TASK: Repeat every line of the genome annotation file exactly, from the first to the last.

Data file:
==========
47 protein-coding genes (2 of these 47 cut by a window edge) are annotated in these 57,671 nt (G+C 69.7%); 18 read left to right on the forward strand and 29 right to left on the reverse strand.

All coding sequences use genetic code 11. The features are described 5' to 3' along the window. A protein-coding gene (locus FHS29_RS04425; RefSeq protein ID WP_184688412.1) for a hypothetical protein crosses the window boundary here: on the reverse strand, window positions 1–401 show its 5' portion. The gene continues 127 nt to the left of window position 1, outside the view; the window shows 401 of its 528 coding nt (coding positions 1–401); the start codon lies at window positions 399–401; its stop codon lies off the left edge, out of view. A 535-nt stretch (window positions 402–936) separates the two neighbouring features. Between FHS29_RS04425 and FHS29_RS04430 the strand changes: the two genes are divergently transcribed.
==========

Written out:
47 protein-coding genes (2 of these 47 cut by a window edge) are annotated in these 57,671 nt (G+C 69.7%); 18 read left to right on the forward strand and 29 right to left on the reverse strand.

All coding sequences use genetic code 11. The features are described 5' to 3' along the window. A protein-coding gene (locus FHS29_RS04425; RefSeq protein ID WP_184688412.1) for a hypothetical protein crosses the window boundary here: on the reverse strand, window positions 1–401 show its 5' portion. The gene continues 127 nt to the left of window position 1, outside the view; the window shows 401 of its 528 coding nt (coding positions 1–401); the start codon lies at window positions 399–401; its stop codon lies off the left edge, out of view. A 535-nt stretch (window positions 402–936) separates the two neighbouring features. Between FHS29_RS04425 and FHS29_RS04430 the strand changes: the two genes are divergently transcribed.